By lunchtime Melissa Strickland has seen every child on Koala Ward, found beds for new patients and reassured a string of worried patients.
She is a ward sister at Great Ormond Street Hospital (GOSH) and since 7.30am, when she started her shift, she has been responsible for children being treated for epilepsy, complex craniofacial syndromes, neuromuscular disorders and spinal cord abnormalities.
“The resilience of children is spectacular. I never ever, ever get bored here. There is always a challenge and it sounds really mushy but it’s very healing working here,” she says.
“You see another side of life. When you go home you see people rushing to get on the Tube being grumpy about their bit of space, but there’s another side to life.”
The 48-year-old has worked at the hospital for 20 years and The Independent’s Give to GOSH campaign has been following her since November. Over Christmas, she told how she prepared Koala Ward and its patients for the festive period, adding: “The campaign makes a big difference with research and equipment. It also funds play specialists, and in a children’s hospital I cannot imagine what it would be like without them. We couldn’t manage without them.”
The Independent has followed Melissa’s working day to give an idea of what life is like on Koala Ward. Her day starts with a handover from the night team, when Melissa gets a briefing on each of the 24 children on the ward, which is currently operating at full capacity.
Meet the patients and doctors of GOSH
Meet the patients and doctors of GOSH
1/9 Elliott Livingstone
Two-year-old Elliott is a “cheeky” little boy who has a Thomas the Tank Engine sticker on his Berlin heart machine, which has kept him alive since his own heart failed eight months ago. Elliott has two tubes pumping blood around his tiny body. It keeps him alive but the machine has left him confined to the wards of Great Ormond Street Hospital until a new heart is found
2/9 Melissa Strickland
As the ward sister on Koala Ward, Melissa Strickland leads a nursing team with the challenging job of looking after children with craniofacial and neurological conditions. “You have to have all the skills and knowledge to do this job but personally for me you cannot do it unless you have passion but also compassion,” she said. “You don’t get used to the sad side of things but you do learn to manage it.”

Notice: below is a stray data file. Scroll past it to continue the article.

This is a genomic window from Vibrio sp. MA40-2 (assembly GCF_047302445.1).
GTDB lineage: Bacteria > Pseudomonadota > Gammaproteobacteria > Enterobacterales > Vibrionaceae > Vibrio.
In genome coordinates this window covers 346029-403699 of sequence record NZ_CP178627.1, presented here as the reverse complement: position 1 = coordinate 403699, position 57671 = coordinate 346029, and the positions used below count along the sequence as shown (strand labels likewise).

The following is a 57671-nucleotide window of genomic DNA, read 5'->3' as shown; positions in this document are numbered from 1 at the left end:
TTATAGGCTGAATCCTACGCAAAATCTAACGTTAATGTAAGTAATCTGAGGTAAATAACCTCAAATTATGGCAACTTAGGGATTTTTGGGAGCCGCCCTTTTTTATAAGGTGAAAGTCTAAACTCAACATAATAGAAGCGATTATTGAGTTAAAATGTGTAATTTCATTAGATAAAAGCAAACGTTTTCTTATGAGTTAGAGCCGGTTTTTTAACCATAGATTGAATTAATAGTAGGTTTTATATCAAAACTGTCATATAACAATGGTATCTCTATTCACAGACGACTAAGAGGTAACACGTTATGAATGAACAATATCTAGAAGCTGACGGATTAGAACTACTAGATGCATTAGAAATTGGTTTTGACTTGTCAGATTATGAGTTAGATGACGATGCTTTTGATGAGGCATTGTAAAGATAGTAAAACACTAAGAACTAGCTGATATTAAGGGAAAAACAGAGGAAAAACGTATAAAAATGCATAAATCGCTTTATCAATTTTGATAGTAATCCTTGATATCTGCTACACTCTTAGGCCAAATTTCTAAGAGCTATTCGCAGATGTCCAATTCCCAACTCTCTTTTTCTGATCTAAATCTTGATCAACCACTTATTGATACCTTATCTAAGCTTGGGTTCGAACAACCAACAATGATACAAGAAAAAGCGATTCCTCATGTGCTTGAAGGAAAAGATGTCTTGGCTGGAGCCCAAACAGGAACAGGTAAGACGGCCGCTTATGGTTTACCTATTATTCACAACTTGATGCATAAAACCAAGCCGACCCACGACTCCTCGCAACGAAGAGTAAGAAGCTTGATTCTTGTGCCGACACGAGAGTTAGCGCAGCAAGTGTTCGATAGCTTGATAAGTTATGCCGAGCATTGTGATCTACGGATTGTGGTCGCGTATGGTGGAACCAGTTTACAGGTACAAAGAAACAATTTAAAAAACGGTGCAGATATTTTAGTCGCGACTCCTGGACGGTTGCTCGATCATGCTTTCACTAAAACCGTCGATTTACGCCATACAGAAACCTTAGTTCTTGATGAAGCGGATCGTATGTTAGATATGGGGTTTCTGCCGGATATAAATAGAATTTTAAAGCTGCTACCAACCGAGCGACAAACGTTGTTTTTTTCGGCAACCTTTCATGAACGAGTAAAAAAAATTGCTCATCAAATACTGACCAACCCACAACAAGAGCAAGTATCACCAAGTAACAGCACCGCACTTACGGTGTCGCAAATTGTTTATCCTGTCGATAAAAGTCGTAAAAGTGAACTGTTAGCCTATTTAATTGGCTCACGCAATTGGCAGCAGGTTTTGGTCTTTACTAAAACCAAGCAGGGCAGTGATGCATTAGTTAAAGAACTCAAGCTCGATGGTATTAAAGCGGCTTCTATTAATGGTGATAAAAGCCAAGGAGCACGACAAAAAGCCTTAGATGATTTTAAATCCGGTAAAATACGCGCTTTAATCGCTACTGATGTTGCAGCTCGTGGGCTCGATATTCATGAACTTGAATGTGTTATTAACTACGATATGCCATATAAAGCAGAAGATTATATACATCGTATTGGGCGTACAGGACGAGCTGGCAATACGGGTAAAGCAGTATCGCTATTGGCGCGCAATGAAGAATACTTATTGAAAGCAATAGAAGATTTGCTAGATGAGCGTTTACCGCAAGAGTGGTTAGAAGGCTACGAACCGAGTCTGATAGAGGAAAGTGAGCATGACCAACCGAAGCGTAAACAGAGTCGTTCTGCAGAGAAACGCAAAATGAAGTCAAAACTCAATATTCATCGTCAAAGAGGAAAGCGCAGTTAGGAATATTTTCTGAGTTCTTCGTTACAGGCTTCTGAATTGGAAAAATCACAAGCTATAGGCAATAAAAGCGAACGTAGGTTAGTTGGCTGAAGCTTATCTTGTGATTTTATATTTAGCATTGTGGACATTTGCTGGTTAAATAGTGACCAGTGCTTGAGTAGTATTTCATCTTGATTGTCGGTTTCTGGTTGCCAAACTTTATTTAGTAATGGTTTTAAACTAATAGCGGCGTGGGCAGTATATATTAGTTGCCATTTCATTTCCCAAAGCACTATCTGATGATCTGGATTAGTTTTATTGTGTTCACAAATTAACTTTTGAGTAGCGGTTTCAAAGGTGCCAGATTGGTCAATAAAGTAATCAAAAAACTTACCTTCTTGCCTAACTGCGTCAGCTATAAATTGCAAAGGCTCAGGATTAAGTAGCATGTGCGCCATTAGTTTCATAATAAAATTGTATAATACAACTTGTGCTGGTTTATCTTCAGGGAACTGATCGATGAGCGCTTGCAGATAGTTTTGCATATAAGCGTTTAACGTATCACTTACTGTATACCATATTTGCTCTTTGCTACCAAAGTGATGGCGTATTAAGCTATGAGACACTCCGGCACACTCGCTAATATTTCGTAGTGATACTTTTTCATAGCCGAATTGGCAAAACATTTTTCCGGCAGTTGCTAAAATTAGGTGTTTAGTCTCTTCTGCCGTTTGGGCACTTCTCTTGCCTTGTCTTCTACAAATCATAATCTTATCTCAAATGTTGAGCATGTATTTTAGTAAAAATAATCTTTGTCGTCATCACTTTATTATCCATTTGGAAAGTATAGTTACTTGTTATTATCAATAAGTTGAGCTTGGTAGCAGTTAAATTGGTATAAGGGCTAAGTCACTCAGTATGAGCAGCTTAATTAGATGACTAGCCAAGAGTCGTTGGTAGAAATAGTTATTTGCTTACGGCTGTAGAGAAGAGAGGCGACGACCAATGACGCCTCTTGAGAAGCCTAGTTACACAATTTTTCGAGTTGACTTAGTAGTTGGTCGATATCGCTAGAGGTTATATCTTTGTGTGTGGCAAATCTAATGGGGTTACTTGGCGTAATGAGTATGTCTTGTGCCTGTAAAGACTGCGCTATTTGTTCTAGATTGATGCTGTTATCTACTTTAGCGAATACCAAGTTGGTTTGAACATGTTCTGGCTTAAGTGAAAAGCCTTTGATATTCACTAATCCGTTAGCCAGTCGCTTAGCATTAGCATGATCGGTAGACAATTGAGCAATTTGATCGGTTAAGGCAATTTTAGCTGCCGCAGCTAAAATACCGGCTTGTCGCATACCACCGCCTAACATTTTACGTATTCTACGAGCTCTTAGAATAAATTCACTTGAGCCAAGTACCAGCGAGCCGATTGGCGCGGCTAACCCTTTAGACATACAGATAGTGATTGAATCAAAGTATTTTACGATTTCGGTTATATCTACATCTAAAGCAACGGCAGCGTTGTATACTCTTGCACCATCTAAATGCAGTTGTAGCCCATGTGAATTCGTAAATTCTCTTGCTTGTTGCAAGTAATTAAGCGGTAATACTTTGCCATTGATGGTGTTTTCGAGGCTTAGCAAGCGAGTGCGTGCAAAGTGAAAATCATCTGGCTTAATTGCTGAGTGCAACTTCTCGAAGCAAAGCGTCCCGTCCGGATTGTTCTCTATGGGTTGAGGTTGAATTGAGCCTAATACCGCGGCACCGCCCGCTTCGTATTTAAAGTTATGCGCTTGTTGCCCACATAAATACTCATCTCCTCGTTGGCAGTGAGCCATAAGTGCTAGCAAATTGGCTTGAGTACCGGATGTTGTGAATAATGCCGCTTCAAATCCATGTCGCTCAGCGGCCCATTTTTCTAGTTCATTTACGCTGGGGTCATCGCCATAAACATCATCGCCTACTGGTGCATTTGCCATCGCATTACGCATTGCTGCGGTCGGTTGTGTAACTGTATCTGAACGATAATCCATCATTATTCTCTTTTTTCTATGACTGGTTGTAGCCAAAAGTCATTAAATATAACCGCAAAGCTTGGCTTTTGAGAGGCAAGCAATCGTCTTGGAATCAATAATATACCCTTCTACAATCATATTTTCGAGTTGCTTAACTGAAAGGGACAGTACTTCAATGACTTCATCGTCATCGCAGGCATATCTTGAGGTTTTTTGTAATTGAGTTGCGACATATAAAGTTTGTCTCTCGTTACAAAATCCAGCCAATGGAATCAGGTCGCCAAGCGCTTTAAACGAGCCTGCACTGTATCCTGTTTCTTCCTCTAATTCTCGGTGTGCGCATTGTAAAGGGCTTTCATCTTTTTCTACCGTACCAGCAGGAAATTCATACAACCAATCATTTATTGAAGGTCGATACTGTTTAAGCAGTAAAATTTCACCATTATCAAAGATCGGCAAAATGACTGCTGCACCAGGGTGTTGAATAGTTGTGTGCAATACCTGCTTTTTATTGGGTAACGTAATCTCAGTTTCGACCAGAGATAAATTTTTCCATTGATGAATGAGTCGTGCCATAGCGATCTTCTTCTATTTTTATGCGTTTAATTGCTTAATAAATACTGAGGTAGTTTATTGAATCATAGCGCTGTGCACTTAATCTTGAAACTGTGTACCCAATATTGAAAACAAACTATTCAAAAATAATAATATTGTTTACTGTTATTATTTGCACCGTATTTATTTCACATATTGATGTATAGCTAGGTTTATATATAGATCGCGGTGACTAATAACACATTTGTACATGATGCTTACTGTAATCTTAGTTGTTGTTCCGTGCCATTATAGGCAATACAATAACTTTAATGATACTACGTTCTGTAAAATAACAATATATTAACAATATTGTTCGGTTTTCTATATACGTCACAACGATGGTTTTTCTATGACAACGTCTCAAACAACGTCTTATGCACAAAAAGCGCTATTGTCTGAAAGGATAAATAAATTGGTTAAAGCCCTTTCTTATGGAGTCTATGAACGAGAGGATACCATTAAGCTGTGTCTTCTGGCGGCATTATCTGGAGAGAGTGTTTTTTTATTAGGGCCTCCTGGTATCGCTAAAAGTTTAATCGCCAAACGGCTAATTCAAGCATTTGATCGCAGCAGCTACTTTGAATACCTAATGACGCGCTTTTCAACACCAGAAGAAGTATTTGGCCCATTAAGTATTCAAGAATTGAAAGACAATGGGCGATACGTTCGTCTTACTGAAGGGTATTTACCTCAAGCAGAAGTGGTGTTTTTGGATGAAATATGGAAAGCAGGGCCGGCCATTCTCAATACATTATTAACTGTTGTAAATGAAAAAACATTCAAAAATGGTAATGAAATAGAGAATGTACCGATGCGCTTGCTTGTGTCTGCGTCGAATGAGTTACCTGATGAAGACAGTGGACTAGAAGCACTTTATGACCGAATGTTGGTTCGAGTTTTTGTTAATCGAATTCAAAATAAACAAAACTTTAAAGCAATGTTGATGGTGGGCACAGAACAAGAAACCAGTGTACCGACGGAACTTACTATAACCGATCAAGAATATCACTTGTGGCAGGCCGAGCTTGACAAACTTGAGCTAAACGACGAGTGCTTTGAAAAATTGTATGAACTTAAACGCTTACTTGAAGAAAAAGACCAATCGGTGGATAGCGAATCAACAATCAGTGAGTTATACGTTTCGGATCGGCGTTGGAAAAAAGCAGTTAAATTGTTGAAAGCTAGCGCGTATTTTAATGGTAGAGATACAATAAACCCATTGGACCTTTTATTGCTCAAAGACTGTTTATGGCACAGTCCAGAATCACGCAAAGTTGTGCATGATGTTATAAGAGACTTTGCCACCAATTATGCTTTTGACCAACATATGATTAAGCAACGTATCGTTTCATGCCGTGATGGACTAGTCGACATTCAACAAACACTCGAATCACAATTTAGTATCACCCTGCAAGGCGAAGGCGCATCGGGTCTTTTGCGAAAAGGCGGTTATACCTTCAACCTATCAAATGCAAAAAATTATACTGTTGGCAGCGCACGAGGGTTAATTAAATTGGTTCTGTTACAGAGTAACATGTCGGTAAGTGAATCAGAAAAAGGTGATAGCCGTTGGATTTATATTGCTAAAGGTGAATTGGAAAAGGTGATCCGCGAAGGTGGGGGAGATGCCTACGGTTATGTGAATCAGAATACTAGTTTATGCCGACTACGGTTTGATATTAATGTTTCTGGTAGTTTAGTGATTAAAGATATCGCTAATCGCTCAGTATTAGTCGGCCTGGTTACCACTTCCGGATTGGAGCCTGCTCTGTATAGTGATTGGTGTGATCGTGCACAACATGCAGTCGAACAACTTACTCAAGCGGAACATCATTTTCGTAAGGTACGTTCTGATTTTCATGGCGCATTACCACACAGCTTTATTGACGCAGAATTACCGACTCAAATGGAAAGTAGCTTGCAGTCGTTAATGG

3/9 Amy Willis
Amy Willis carries a discreet black medical bag everywhere she goes. It contains the cutting-edge HeartWare device that is keeping her alive. A smaller, more advanced version of the Berlin artificial heart, it was fitted in April after she was emergency airlifted to GOSH from Alder Hey hospital in Liverpool. The device means that 14-year-old Amy can be home in Flintshire this Christmas while remaining on the heart transplant waiting list. She is doing well but 15 per cent of patients with a HeartWare device or Berlin heart die while waiting for a new heart, so money raised by the appeal will also go to help researchers identify ways to keep children alive while they await transplant
4/9 Myra Bluebond-Langner
Professor Myra Bluebond-Langner represents the vital work of the Louis Dundas Centre for Children’s Palliative Care, GOSH’s world-class centre dedicated to research and care for children with life-limiting illnesses. The LDC is named in honour of Louis Dundas, a four-year-old boy who died in “unspeakable pain” after suffering a brain tumour in April 2008. Its aim is to ensure that no child suffers unnecessarily in their final days. Money raised from The Independent’s Give to GOSH appeal will go to fund the team’s work to manage pain, and also fund vital research into palliative care in children across the whole of the UK. Professor Bluebond-Langner, who heads the research, said: “Paediatric palliative care is a relatively new field where practice has outstripped research. We look to change that.”
5/9 Finella Craig
Together with with Professor Myra Bluebond-Langner, Dr Finella Craig represents the vital work of the Louis Dundas Centre for Children’s Palliative Care, GOSH’s world-class centre dedicated to research and care for children with life-limiting illnesses. The LDC is named in honour of Louis Dundas, a four-year-old boy who died in “unspeakable pain” after suffering a brain tumour in April 2008. Its aim is to ensure that no child suffers unnecessarily in their final days. “One of the worst experiences for a family is to witness their child in pain and discomfort, and for them to feel totally powerless to do anything about it,” said Dr Craig, a consultant in paediatric palliative medicine at GOSH since 2002. Money raised from The Independent’s Give to GOSH appeal will go to fund the team’s work to manage pain, and also fund vital research into palliative care in children across the whole of the UK.